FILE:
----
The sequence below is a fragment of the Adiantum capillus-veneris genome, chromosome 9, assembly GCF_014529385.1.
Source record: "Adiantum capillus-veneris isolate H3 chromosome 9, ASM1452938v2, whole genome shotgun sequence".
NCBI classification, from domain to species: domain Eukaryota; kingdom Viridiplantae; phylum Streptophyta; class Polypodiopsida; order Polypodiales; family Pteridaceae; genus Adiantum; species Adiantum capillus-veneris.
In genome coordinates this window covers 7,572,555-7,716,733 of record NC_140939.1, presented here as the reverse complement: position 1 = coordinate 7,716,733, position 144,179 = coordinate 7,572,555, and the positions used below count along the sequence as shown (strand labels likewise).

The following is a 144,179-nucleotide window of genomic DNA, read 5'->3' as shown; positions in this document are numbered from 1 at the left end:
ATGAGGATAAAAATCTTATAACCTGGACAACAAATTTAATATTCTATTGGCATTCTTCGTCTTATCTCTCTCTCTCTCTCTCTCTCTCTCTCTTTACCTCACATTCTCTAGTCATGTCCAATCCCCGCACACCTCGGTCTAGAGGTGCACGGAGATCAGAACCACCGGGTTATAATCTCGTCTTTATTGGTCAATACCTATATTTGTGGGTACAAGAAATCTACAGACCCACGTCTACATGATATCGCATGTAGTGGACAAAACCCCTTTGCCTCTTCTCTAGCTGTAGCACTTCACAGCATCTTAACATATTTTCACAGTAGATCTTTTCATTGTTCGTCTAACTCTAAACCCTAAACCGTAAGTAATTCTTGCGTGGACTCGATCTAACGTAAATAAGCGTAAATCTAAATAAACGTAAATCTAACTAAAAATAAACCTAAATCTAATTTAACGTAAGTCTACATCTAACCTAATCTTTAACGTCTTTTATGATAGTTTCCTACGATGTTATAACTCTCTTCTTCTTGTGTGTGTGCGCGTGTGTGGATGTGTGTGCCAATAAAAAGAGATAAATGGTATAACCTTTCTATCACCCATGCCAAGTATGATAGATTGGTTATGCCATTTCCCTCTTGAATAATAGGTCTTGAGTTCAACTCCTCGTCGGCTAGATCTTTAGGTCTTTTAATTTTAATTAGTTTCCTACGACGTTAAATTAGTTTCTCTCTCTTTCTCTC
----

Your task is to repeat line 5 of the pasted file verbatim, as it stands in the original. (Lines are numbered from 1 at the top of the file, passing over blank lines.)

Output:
The following is a 144,179-nucleotide window of genomic DNA, read 5'->3' as shown; positions in this document are numbered from 1 at the left end: